[Numpy-discussion] A one-byte string dtype?

Chris Barker chris.barker at noaa.gov
Fri Jan 17 17:30:19 EST 2014


I've been blathering away on the related threads a lot -- sorry if it's too
much. It's gotten a bit tangled up, so I thought I'd start a new one to
address this one question (i.e. dont bring up genfromtext here):

Would it be a good thing for numpy to have a one-byte--per-character string

We did have that with the 'S' type in py2, but the changes in py3 have made
it not quite the right thing. And it appears that enough people use 'S' in
py3 to mean 'bytes', so that we can't change that now.

The only difference may be that 'S' currently auto translates to a bytes
object, resulting in things like:

np.array(['some text',],  dtype='S')[0] == 'some text'

yielding False on Py3. And you can't do all the usual text stuff with the
resulting bytes object, either. (and it probably used the default encoding
to generate the bytes, so will barf on some inputs, though that may be
unavoidable.) So you need to decode the bytes that are given back, and now
that I think about it, I have no idea what encoding you'd need to use in
the general case.

So the correct solution is (particularly on py3) to use the 'U' (unicode)
dtype for text in numpy arrays.

However, the 'U' dtype is 4 bytes per character, and that may be "too big"
for some use-cases. And there is a lot of text in scientific data sets that
are pure ascii, or at least some 1-byte-per-character encoding.

So, in the spirit of having multiple numeric types that use different
amounts of memory, and can hold different ranges of values, a one-byte-per
character dtype would be nice:

(note, this opens the door for a 2-byte per (UCS-2) dtype too, I personally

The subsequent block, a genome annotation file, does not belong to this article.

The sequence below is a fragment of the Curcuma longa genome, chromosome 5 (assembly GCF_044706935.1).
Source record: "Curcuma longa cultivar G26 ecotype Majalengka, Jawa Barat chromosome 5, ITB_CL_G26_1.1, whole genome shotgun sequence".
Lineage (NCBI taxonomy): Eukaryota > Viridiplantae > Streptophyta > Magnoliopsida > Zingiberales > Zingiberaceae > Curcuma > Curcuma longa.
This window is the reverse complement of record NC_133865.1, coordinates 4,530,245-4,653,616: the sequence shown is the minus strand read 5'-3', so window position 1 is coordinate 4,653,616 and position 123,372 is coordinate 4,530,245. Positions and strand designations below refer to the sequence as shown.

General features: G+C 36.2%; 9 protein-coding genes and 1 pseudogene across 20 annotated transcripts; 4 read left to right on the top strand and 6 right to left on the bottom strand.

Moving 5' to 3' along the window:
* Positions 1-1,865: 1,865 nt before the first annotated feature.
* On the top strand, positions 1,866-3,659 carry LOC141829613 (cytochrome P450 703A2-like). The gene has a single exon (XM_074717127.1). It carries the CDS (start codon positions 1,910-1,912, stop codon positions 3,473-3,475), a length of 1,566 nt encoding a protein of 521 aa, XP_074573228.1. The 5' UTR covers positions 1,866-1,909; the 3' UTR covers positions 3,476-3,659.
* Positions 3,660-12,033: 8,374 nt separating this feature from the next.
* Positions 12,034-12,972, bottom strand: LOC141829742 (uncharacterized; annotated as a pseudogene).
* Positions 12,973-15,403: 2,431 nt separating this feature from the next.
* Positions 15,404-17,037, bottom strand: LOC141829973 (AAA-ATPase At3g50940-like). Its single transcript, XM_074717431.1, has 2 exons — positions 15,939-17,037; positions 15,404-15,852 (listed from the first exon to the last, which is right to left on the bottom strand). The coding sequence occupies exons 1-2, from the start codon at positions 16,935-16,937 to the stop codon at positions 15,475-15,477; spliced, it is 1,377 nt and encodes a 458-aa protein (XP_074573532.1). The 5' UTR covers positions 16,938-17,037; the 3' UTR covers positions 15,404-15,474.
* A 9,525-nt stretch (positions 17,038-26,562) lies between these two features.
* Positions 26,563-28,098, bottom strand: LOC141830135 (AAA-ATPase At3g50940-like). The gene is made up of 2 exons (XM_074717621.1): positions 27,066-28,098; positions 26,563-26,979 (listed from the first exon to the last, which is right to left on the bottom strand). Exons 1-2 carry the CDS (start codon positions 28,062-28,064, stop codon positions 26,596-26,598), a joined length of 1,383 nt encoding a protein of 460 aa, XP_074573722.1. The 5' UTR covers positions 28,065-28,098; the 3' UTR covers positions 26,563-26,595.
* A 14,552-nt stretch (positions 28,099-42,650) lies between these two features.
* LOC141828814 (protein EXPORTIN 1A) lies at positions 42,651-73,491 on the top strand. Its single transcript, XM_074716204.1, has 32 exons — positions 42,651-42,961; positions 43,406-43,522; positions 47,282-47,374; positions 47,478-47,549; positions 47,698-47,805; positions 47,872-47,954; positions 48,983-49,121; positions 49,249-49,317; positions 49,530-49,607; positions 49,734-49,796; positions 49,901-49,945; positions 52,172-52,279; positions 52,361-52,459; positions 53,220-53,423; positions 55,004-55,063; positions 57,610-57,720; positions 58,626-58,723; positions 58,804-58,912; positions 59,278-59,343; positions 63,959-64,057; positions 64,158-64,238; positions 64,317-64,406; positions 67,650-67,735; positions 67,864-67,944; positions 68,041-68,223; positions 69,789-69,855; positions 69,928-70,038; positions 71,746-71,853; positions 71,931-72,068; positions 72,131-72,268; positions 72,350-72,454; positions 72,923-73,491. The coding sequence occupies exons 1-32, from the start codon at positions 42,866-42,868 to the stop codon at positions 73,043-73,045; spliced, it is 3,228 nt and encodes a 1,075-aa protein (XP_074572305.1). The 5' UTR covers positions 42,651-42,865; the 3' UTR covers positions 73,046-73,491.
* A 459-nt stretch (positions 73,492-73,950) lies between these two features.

don't think that's worth it, but maybe that's because I'm an english

It could use the 's' (lower-case s) type identifier.

For passing to/from python built-in objects, it would

* Allow either Python bytes objects or Python unicode objects as input
     a) bytes objects would be passed through as-is
     b) unicode objects would be encoded as latin-1

[note: I'm not entirely sure that bytes objects should be allowed, but it
would provide an nice efficiency in a fairly common case]

* It would create python unicode text objects, decoded as latin-1.

Could we have a way to specify another encoding? I'm not sure how that
would fit into the dtype system.

I've explained the latin-1 thing on other threads, but the short version is:

 - It will work perfectly for ascii text
 - It will work perfectly for latin-1 text (natch)
 - It will never give you an UnicodeEncodeError regardless of what
arbitrary bytes you pass in.
 - It will preserve those arbitrary bytes through a encoding/decoding

(it still wouldn't allow you to store arbitrary unicode -- but that's the
limitation of one-byte per character...)


Bad idea all around: shut up already!


Fine idea, but who's going to write the code? not me!


We really should do this.

(of course, with the options of amending the above not-very-fleshed out



Christopher Barker, Ph.D.

Emergency Response Division
NOAA/NOS/OR&R            (206) 526-6959   voice
7600 Sand Point Way NE   (206) 526-6329   fax
Seattle, WA  98115       (206) 526-6317   main reception

Chris.Barker at noaa.gov
-------------- next part --------------
An HTML attachment was scrubbed...
URL: <http://mail.python.org/pipermail/numpy-discussion/attachments/20140117/2d742346/attachment.html>

More information about the NumPy-Discussion mailing list